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Gainesville plans study for new convention center

POSTED: February 14, 2013 9:04 p.m.

The Gainesville City Council took a major step Thursday toward opening the door to a new convention center.

At Thursday morning’s work session, the council placed on the consent agenda a resolution to study the likelihood a new convention space can thrive.

Angela Sheppard, assistant city manager, said a feasibility study will assess the viability of the convention center. The plans may sound familiar as the city has for years been hoping to lure a hotel to a site across from the former Georgia Mountains Center, a convention center leased to Brenau University last year.

“(The study) is basically evaluating the market demand for it — what would that be?” Sheppard said. “What appropriate size would it be for the city and the hotel? Taking the whole city into consideration, what are the best locations for it? Are there any partnering strategies that would make sense? Is it best all private? Is there potential for any public-private partnerships there and what that looks like?”

Ideally, city officials said, the convention center would be adjacent to a future hotel development in the midtown area of the city.

Developers purchased space for a hotel across from the former convention center, with a pedestrian bridge linking the two areas, but plans stalled when the recession made the climate for new development less than ideal.

The city later decided to lease the Mountains Center to Brenau for graduate level classes, and many said Thursday that decision was made because the space couldn’t draw the kinds of events the city wanted.

Mayor Danny Dunagan said Gainesville has missed out on headline acts due to lack of a large convention space.

“The Mountains Center was not large enough to host any named entertainers because there weren’t enough seats, and we missed out on a lot of that,” he said. “The meeting space is just too small, and we turned down multiple requests to have conventions here.”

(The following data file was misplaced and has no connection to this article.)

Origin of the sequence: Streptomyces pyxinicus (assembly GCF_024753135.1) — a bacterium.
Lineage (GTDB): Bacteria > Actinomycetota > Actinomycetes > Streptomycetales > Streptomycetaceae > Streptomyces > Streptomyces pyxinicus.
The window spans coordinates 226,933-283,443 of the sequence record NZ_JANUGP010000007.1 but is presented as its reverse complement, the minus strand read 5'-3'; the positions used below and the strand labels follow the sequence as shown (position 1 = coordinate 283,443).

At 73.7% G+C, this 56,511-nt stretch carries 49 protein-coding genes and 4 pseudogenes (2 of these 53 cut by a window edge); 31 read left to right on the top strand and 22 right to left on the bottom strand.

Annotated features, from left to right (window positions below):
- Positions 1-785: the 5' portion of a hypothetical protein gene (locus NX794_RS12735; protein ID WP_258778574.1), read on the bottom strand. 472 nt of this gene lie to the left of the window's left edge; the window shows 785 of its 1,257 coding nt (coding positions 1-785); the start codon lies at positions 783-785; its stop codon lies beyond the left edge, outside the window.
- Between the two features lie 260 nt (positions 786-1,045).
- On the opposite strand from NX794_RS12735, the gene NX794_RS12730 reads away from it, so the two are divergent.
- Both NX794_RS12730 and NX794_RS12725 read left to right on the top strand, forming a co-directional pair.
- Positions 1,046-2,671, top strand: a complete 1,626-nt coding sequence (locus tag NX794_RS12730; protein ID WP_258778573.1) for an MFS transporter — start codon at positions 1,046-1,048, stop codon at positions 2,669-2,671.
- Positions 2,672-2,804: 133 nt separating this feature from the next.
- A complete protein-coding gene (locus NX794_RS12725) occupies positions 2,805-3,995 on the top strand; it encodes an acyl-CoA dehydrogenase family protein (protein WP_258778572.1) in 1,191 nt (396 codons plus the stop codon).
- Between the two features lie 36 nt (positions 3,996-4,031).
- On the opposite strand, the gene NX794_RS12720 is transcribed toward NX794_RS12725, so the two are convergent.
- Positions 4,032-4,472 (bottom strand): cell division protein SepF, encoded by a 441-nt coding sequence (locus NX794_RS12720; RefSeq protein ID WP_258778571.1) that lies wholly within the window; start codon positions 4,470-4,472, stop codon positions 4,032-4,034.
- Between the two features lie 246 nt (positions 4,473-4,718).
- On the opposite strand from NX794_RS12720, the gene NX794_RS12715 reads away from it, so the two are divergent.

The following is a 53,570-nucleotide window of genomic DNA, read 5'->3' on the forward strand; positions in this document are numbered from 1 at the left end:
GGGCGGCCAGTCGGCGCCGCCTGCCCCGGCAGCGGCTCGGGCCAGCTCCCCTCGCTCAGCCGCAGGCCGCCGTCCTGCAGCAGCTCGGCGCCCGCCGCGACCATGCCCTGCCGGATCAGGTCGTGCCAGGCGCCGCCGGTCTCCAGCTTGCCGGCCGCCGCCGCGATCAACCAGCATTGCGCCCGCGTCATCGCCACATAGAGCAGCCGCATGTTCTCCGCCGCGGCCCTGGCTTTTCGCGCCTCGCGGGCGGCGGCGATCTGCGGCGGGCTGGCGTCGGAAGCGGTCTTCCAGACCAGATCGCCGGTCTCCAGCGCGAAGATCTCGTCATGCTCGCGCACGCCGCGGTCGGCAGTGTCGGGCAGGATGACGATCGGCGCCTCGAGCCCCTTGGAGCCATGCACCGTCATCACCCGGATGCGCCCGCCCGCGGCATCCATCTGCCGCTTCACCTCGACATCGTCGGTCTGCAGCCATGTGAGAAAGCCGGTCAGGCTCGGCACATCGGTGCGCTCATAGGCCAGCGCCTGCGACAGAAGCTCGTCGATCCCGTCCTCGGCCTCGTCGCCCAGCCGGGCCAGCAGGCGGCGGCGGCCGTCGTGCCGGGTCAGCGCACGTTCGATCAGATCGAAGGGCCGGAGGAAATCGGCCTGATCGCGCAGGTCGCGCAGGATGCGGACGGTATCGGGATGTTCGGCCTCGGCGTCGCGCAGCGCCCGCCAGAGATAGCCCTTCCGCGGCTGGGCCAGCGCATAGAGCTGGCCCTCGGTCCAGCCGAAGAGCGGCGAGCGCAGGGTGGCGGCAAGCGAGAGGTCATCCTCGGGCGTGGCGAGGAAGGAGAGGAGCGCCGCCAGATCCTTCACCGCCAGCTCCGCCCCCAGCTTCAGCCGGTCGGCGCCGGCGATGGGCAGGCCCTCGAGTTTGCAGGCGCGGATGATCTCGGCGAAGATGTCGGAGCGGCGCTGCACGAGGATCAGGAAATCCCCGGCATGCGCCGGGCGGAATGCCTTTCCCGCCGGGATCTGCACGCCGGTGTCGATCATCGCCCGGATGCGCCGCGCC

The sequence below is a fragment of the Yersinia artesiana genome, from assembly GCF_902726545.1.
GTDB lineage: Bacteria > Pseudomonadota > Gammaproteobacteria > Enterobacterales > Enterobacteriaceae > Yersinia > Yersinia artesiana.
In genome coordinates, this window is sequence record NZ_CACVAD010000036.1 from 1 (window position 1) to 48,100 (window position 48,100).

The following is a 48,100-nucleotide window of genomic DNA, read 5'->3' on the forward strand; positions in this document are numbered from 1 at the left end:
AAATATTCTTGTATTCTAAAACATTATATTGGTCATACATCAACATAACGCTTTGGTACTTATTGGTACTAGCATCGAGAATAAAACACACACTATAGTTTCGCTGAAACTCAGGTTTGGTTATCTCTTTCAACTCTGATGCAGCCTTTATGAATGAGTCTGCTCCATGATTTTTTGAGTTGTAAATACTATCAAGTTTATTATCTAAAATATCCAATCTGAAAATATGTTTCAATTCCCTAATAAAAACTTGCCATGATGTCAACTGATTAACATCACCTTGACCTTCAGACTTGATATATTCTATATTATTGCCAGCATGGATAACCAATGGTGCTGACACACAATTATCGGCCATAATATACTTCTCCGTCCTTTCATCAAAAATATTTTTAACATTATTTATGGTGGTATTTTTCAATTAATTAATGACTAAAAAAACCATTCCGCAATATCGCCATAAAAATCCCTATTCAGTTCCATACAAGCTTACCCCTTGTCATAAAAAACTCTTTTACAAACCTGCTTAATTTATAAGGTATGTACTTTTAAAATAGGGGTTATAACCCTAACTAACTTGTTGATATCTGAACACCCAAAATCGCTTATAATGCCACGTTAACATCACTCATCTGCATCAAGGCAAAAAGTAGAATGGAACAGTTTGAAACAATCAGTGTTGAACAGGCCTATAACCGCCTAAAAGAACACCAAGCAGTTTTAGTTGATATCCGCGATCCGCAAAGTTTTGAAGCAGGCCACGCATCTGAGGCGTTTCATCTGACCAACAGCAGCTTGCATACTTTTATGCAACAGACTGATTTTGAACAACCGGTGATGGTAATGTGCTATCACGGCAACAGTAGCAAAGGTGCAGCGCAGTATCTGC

Dunagan said the center began to cost taxpayers as its value as a meeting space declined.

“The Mountains Center — one of the reasons we were anxious to do the deal with Brenau, other than for Brenau’s sake, was that the city of Gainesville was losing between $300,000 and $400,000 a year because it just wasn’t large enough to hold much,” he said.

Sheppard said one aspect of the study will be looking at what sort of interest a new convention center would attract.

“Some of the study will give details of what types of events are we looking at. Is there any sort of niche market, or are we looking at something bigger for regional events? ” she said. “It will give us some more detailed information.”

Kit Dunlap, president of Greater Hall Chamber of Commerce, said the step is encouraging.

“I think it’s great that the city is being aggressive and trying to get this study done,” she said.

Plans are for the study to be done by an independent contractor and funded by a $25,000 award from the Georgia Department of Economic Development, Sheppard said. The study should be completed by Sept. 1.

Councilman George Wangemann asked Sheppard if she thought the process might exceed $25,000. Sheppard said she didn’t anticipate cost overruns, and the council would have to authorize any spending above that amount.

“Because of the economy, things that used to cost $40,000 cost $25,000 now, so this should be enough to get us a pretty good study,” Councilwoman Ruth Bruner said.

Though some have questioned taxpayer cost of the pedestrian bridge that ends at the potential hotel site,

Dunagan said the city has not spent a dime on the bridge and the point of the study is also to prevent taxpayer cost.

“We won’t spend anything until there’s some development,” he said of the bridge costs. “The city will reimburse the developers once there is something off that bridge.”

As for the timeline of the hotel, its future hinges on the study as well, Dunagan said.

“The developers, the same for the hotel chain, whatever the one that we choose to come here, (are) just waiting for a little better time to build. And as I understand it, now they’re waiting to see how this feasibility study comes out,” he said.

While the study won’t produce hard numbers for a while, Dunlap emphasized that the economic impact would be far-reaching.

“A convention center would have a huge impact on the business — in downtown Gainesville and all of Hall County — it would draw a lot of restaurant industry, hotel business and retail.”

Dunagan said Gainesville, with its size and amenities, is overdue for the space.

“Gainesville and Hall County needs a nice convention center. We’ve got everything, all the amenities, to attract the conventions here — the proximity to Atlanta, Lake Lanier, mountains.”

The move is a step forward in a slow process, Dunagan noted.

“These things take time. You have to be patient. It’s going to be interesting and exciting to see how it does unfold and what the study says,” he said. “We’ll wait for the study, and then we can either back down or move forward from there."


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